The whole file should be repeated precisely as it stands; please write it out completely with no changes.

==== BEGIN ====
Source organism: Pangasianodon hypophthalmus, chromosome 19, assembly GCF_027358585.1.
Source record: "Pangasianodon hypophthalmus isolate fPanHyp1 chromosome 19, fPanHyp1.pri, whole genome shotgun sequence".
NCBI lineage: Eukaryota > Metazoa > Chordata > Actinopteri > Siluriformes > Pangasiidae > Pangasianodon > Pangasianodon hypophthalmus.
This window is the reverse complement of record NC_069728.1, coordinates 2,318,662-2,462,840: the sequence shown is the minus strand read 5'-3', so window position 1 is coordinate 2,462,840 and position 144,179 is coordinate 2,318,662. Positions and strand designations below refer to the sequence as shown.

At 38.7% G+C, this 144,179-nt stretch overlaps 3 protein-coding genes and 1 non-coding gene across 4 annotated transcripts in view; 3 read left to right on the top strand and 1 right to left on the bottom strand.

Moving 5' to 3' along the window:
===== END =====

Source organism: Pangasianodon hypophthalmus, chromosome 19, assembly GCF_027358585.1.
Source record: "Pangasianodon hypophthalmus isolate fPanHyp1 chromosome 19, fPanHyp1.pri, whole genome shotgun sequence".
NCBI lineage: Eukaryota > Metazoa > Chordata > Actinopteri > Siluriformes > Pangasiidae > Pangasianodon > Pangasianodon hypophthalmus.
This window is the reverse complement of record NC_069728.1, coordinates 2,318,662-2,462,840: the sequence shown is the minus strand read 5'-3', so window position 1 is coordinate 2,462,840 and position 144,179 is coordinate 2,318,662. Positions and strand designations below refer to the sequence as shown.

At 38.7% G+C, this 144,179-nt stretch overlaps 3 protein-coding genes and 1 non-coding gene across 4 annotated transcripts in view; 3 read left to right on the top strand and 1 right to left on the bottom strand.

Moving 5' to 3' along the window: